It’s easy to dismiss the home-town prophet. In our global metal world the natural inclination is to look far away, on the horizon, for the newest wonder. It couldn’t possibly in our back yard; especially true in a metal market rounder and fuller than a Kardashian ass, right? Not so fast my friends. A bigger sin would be stepping past the obvious talent right in front of your mug, assuming distance equals greatness. Which brings us to Beyond Threshold and their new album, Live To Fight (out today on Pavement Records).
I’ve fell into the trap of predicting bands on the verge of breaking through with stellar new albums, so hesitation sets in instantly when whispers of next level float about. Those ships can sink quickly. That professed, it will be up to the masses to puff and pass or just pass here, but there is reason to take notice of Live To Fight.
Even in music’s underworld there must be memorable songs that keep fans chirping and sharing about “how flipping cool” an album is. This box is checked with Solitude. With a slightly reduced flex, melodious and catchy, vocalist Erik V pleads for understanding during this stroll. Only employing darkness and clenched fist after the chorus sections, Solitude draws because it stands apart from the bulk of an album that straddles lines well. Here we primarily float with the cleanliness of lines, a melancholy isolation, poised and offered with an understated grace. Solitude quickly arrests and seeps into the soul.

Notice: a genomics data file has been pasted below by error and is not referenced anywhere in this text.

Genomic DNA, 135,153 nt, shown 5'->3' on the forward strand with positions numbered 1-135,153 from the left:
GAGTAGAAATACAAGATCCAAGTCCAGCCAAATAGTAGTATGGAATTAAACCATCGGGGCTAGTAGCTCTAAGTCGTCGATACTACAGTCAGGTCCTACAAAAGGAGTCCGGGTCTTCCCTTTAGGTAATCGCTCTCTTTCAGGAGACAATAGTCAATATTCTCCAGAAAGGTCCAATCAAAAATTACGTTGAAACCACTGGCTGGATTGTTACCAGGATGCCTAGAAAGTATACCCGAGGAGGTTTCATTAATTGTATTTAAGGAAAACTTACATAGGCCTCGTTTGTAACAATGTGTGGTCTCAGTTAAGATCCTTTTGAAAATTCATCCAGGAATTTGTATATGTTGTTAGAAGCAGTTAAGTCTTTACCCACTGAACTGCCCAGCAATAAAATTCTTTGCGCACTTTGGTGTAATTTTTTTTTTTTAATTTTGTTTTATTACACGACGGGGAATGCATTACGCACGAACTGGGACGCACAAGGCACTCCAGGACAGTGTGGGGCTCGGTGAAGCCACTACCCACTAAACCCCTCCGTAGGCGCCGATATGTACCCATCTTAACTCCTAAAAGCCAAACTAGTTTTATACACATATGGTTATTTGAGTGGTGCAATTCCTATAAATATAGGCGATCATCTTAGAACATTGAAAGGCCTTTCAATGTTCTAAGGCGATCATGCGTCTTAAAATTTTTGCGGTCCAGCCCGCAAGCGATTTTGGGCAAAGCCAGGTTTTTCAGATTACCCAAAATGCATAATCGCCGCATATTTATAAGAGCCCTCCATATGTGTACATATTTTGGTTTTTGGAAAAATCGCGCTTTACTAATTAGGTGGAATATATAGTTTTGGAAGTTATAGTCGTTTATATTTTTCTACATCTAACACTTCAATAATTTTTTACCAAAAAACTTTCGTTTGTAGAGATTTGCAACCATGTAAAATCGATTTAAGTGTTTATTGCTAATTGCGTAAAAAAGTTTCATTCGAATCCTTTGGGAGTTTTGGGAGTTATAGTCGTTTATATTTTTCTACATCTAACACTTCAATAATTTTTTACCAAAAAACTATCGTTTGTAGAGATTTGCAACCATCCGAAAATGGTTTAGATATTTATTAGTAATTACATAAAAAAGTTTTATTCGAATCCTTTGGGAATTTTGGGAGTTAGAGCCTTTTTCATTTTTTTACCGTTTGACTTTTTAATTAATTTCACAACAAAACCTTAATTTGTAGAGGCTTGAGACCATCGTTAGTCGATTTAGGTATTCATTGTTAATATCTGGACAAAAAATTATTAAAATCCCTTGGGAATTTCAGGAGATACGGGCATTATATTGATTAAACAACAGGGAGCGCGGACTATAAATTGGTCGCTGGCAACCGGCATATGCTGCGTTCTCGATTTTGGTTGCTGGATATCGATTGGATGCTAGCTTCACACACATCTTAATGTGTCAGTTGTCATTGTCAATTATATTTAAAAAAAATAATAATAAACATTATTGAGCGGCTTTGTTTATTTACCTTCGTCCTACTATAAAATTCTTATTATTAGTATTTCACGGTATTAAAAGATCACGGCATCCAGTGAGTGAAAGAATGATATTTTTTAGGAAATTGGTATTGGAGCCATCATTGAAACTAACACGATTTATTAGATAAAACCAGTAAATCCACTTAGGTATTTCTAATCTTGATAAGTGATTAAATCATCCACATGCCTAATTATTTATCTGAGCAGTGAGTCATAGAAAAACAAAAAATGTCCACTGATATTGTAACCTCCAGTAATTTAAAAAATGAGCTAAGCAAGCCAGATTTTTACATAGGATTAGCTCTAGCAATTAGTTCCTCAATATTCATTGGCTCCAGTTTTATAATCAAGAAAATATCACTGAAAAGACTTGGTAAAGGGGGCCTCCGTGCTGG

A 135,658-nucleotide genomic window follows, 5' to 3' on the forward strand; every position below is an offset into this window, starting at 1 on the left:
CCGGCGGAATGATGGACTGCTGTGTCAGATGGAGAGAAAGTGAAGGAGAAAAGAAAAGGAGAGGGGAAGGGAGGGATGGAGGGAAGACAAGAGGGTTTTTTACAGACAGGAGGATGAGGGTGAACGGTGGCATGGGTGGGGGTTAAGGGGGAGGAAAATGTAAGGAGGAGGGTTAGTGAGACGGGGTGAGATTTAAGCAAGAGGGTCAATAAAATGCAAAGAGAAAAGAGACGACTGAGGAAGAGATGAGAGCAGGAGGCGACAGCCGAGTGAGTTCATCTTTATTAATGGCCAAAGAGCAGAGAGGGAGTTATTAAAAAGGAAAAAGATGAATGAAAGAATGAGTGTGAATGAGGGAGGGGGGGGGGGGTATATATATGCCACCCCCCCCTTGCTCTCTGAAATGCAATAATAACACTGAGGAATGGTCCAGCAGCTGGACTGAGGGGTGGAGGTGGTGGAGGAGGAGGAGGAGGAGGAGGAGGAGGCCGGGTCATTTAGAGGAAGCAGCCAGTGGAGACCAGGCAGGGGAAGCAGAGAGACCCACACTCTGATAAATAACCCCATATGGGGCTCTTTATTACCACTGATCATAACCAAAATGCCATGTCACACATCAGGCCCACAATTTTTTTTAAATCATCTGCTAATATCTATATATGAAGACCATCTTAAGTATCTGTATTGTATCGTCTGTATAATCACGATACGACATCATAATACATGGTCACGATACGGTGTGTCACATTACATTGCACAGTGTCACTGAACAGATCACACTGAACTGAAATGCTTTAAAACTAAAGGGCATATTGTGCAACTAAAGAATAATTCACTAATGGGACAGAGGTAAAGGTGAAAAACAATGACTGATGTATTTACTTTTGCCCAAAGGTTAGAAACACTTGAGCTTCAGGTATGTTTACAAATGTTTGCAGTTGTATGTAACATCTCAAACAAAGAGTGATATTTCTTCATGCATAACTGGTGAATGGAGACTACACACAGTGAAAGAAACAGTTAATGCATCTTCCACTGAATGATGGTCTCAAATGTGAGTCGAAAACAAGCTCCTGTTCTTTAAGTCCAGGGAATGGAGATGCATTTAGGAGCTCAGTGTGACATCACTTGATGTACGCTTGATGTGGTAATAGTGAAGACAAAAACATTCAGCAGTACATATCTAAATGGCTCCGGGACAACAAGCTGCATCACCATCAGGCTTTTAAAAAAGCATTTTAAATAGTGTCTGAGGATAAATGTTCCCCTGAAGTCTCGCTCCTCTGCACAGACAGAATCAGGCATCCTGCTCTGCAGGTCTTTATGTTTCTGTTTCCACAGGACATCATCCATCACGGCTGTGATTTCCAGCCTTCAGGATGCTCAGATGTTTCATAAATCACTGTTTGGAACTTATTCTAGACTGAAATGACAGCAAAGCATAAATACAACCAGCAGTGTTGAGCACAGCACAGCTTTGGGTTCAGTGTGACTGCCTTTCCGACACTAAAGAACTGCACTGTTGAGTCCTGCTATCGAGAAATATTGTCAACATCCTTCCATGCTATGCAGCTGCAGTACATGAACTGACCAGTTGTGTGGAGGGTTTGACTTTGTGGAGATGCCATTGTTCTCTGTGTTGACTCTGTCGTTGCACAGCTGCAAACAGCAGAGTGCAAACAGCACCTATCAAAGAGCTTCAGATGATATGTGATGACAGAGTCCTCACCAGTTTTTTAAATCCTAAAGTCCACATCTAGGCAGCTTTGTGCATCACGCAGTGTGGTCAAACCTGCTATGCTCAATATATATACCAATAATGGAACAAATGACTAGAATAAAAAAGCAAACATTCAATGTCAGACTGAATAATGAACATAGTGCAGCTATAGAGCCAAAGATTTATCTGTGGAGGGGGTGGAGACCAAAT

Growth is an expectation of fans, although defining that is as easy as getting Clinton or Trump to speak truth for any duration of time. My measuring stick for Beyond Threshold is simple and comes from the stage. Having seen them a couple of times live, as an opener, they kept me at my bar stool and focused, but not willing to leap off it and salute. Thus, I was eager to dip into Live To Fight, and see the now and then. With tracks like Purify and Subsick positioned together, we have varied song styles and different deliveries. Purify shines with a Killswitch Engage feel, while the bass thunder and jump of Subsick a hyper Korn like rant of aggression. Each appealing in their own right, the point being the variety of sound and approach. Fans will gush with either or both, and that equals another first down for the band. Beyond Threshold has bettered themselves and their art.
The bass of Trevor-James Brewer is salient and strong, there are strong stick moments throughout, and the guitar reeks metal to the core. Live To Fight pleases the straight metal and metal core camps inside the same package, with Grey Matter to End of Days. My bet is the lighter side of their collection will be received with definitive horns up, and they’ll secure a wider base with the heavy hitters as well. As to if this propels them to full limelight or a glimpse of the moon, well that is to be determined. Here’s rooting for them, and for an album they can sure hold high.
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